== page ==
Japan’s JGC remains positive about receiving the go ahead for work in Qatar, Iraq, Oman and Mozambique.
The latter, where it expects to work on Rovuma LNG, was the most disappointing. The contract had been expected in the last quarter of the 2019 financial year, which ended on March 31.
The company said there was a chance that the final investment decision (FID) might come in the 2021 financial year or later. Despite the delays, JGC remained positive that the development work would not be cancelled and that it would “proceed, despite some delay”.
ExxonMobil formally announced that the FID had been pushed back for the two-train project in early April. In October 2019, when JGC was announced to have won some work on Rovuma LNG, its share was reported to be $3.7 billion.
JGC is involved in the floating LNG scheme off Mozambique, Coral Sul, where it holds the engineering, procurement, construction, installation and commissioning (EPCIC) contract, via a joint venture with TechnipFMC.
The Japanese company was more positive on the Middle Eastern projects. Work on a modernisation project at an Iraqi refinery is expected to be approved in the 2020 financial year and bidding for the Oman LNG bunkering plan is also likely to take place.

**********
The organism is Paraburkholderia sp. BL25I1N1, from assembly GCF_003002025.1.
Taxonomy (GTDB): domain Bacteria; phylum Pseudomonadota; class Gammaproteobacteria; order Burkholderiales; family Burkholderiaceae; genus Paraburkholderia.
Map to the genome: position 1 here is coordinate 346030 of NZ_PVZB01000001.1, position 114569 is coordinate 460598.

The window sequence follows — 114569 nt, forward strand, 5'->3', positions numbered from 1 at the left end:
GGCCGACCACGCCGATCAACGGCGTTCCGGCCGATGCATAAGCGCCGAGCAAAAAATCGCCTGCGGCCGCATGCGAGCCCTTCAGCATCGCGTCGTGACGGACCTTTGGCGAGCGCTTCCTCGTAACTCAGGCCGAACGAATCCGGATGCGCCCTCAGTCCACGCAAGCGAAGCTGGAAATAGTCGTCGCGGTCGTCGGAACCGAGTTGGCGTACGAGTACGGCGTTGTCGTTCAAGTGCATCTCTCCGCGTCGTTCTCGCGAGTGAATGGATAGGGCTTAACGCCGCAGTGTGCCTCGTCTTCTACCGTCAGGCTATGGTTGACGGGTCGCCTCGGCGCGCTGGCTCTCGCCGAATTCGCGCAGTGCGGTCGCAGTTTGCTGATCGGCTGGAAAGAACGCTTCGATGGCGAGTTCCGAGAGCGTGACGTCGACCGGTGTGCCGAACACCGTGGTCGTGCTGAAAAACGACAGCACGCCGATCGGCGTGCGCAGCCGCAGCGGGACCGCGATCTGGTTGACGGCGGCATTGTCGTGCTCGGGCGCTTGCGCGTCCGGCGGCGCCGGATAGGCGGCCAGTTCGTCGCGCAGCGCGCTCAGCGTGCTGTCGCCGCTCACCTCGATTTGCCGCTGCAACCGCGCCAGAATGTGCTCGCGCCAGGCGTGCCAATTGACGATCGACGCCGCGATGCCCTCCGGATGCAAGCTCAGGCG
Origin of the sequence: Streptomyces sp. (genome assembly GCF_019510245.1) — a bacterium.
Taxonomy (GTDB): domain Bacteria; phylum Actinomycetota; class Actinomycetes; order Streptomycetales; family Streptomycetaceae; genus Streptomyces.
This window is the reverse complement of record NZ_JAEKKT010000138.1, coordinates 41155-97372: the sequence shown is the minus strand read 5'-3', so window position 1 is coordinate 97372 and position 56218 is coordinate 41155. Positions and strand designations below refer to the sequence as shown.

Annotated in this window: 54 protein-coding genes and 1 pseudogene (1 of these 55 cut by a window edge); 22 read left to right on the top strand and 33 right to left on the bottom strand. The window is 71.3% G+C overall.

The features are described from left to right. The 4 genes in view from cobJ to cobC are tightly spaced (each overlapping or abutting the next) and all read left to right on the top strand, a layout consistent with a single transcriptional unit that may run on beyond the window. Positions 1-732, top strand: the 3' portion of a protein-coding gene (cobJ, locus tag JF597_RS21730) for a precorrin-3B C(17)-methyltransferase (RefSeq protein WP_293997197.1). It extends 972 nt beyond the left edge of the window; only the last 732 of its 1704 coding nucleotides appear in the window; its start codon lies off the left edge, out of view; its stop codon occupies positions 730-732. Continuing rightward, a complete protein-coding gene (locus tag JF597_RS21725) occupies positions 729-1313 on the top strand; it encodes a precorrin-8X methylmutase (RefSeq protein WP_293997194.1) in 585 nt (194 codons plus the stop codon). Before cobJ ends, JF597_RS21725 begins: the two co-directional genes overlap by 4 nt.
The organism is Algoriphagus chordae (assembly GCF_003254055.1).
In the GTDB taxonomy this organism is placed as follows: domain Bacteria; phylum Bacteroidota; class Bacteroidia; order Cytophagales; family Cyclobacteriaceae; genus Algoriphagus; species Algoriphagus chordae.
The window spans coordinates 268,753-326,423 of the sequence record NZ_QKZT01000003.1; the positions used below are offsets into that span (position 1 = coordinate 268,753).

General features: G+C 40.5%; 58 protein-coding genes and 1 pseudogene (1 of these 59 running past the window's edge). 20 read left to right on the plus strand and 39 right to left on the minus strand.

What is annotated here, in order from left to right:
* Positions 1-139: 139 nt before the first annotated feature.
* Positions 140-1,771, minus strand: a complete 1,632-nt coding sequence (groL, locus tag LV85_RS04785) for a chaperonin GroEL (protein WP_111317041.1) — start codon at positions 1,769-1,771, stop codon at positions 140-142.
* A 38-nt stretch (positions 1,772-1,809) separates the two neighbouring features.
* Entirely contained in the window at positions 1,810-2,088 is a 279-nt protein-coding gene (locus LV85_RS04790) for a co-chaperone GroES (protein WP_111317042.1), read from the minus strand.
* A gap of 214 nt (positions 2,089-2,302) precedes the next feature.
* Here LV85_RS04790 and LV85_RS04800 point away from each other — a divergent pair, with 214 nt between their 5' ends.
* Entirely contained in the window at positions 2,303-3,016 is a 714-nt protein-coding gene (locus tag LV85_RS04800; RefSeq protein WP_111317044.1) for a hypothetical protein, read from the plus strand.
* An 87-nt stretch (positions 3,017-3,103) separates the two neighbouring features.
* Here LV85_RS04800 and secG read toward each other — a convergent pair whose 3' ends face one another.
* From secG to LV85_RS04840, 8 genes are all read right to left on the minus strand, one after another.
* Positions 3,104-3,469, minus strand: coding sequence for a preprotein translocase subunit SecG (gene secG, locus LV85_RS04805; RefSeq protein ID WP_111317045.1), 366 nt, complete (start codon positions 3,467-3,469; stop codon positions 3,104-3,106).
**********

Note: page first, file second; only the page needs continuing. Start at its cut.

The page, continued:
Work on the Qatar LNG scheme is due to move to commercial bids in the third quarter of 2020. JGC expressed confidence in the project based on the fact that Qatar Petroleum has already placed orders for ships.
Despite this belief, JGC said it had not included this in its order target for 2020 “as our new order value could vary significantly by the result of the bid”.
Qatari Minister of State for Energy Affairs Saad Sherida Al-Kaabi said this week that the country was “going full steam ahead with the North Field expansion projects”.
This will increase the country’s LNG production capacity from 77 million tonnes per year to 110mn tpy by 2025 and 126mn tpy by 2027, he said during a webinar organised by the US-Qatar Business Council. Final onshore commercial bids are due by September, he said, with contracts to be awarded by the end of the year.
While Al-Kaabi struck a defiant tone, saying other producers would have to shut in production before Qatar owing to its low cost output, he did allow that QP would be cutting capital and operating expenses by 30% in June.
JGC went on to warn that progress at the LNG Canada project might be slower than previously expected, because of the impact of coronavirus. This is the company’s single largest order.